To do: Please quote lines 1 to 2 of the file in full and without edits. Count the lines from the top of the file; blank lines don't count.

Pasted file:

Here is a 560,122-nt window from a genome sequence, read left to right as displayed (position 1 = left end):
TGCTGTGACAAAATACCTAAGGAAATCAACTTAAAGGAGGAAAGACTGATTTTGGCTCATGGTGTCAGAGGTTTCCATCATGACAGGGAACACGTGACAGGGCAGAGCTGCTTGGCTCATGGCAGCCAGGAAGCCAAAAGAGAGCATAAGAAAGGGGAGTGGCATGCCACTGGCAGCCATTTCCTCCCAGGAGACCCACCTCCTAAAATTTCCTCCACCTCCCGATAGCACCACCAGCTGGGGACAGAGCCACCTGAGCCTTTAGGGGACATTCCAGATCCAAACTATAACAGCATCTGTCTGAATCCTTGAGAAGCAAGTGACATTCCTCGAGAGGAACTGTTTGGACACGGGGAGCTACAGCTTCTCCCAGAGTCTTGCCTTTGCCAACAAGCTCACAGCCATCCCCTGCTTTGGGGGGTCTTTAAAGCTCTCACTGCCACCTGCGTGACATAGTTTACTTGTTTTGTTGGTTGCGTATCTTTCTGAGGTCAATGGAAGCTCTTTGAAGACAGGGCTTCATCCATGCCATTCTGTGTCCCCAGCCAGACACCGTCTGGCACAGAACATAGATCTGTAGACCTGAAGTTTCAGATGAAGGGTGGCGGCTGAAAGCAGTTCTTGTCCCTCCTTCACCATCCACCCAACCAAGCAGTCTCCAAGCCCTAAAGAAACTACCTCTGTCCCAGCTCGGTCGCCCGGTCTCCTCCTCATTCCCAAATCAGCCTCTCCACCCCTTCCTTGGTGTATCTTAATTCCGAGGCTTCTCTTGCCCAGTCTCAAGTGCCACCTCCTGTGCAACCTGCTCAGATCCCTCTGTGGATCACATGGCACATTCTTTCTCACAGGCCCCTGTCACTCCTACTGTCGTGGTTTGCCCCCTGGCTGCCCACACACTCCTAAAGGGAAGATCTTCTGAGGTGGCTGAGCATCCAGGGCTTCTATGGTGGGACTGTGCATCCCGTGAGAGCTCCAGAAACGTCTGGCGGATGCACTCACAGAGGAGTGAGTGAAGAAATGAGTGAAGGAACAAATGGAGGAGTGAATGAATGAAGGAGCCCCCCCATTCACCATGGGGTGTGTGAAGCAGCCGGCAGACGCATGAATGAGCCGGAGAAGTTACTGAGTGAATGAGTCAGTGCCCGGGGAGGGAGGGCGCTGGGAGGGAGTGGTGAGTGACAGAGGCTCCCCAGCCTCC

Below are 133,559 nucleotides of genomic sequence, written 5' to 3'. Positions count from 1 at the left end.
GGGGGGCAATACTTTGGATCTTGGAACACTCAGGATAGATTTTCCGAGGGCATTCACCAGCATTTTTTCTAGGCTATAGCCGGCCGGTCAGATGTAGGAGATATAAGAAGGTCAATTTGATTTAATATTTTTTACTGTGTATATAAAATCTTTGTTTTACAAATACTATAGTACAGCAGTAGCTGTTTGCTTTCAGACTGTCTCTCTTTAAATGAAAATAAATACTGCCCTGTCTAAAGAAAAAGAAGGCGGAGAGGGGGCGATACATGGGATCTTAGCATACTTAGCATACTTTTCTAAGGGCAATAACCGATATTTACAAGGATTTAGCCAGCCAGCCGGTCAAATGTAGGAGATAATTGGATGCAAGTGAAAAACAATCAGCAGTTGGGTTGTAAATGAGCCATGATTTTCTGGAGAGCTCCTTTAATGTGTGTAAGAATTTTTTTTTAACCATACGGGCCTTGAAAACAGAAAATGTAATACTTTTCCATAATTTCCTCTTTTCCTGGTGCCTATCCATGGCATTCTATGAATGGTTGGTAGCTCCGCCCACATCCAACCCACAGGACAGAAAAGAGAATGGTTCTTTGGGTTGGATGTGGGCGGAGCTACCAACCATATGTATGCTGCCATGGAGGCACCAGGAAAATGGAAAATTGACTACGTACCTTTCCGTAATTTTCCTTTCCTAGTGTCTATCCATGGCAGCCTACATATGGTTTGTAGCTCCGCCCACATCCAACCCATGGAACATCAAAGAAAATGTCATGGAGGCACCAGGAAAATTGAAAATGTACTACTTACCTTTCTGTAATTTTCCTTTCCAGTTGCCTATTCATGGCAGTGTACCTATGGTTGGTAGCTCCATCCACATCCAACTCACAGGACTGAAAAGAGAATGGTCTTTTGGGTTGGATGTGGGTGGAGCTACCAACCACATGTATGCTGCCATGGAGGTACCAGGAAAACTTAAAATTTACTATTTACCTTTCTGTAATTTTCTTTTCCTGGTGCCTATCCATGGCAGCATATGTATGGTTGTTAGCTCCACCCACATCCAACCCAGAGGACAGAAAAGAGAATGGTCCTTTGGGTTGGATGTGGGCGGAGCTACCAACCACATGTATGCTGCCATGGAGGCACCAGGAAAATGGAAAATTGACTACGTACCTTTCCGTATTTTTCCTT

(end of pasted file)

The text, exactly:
Here is a 560,122-nt window from a genome sequence, read left to right as displayed (position 1 = left end):
TGCTGTGACAAAATACCTAAGGAAATCAACTTAAAGGAGGAAAGACTGATTTTGGCTCATGGTGTCAGAGGTTTCCATCATGACAGGGAACACGTGACAGGGCAGAGCTGCTTGGCTCATGGCAGCCAGGAAGCCAAAAGAGAGCATAAGAAAGGGGAGTGGCATGCCACTGGCAGCCATTTCCTCCCAGGAGACCCACCTCCTAAAATTTCCTCCACCTCCCGATAGCACCACCAGCTGGGGACAGAGCCACCTGAGCCTTTAGGGGACATTCCAGATCCAAACTATAACAGCATCTGTCTGAATCCTTGAGAAGCAAGTGACATTCCTCGAGAGGAACTGTTTGGACACGGGGAGCTACAGCTTCTCCCAGAGTCTTGCCTTTGCCAACAAGCTCACAGCCATCCCCTGCTTTGGGGGGTCTTTAAAGCTCTCACTGCCACCTGCGTGACATAGTTTACTTGTTTTGTTGGTTGCGTATCTTTCTGAGGTCAATGGAAGCTCTTTGAAGACAGGGCTTCATCCATGCCATTCTGTGTCCCCAGCCAGACACCGTCTGGCACAGAACATAGATCTGTAGACCTGAAGTTTCAGATGAAGGGTGGCGGCTGAAAGCAGTTCTTGTCCCTCCTTCACCATCCACCCAACCAAGCAGTCTCCAAGCCCTAAAGAAACTACCTCTGTCCCAGCTCGGTCGCCCGGTCTCCTCCTCATTCCCAAATCAGCCTCTCCACCCCTTCCTTGGTGTATCTTAATTCCGAGGCTTCTCTTGCCCAGTCTCAAGTGCCACCTCCTGTGCAACCTGCTCAGATCCCTCTGTGGATCACATGGCACATTCTTTCTCACAGGCCCCTGTCACTCCTACTGTCGTGGTTTGCCCCCTGGCTGCCCACACACTCCTAAAGGGAAGATCTTCTGAGGTGGCTGAGCATCCAGGGCTTCTATGGTGGGACTGTGCATCCCGTGAGAGCTCCAGAAACGTCTGGCGGATGCACTCACAGAGGAGTGAGTGAAGAAATGAGTGAAGGAACAAATGGAGGAGTGAATGAATGAAGGAGCCCCCCCATTCACCATGGGGTGTGTGAAGCAGCCGGCAGACGCATGAATGAGCCGGAGAAGTTACTGAGTGAATGAGTCAGTGCCCGGGGAGGGAGGGCGCTGGGAGGGAGTGGTGAGTGACAGAGGCTCCCCAGCCTCC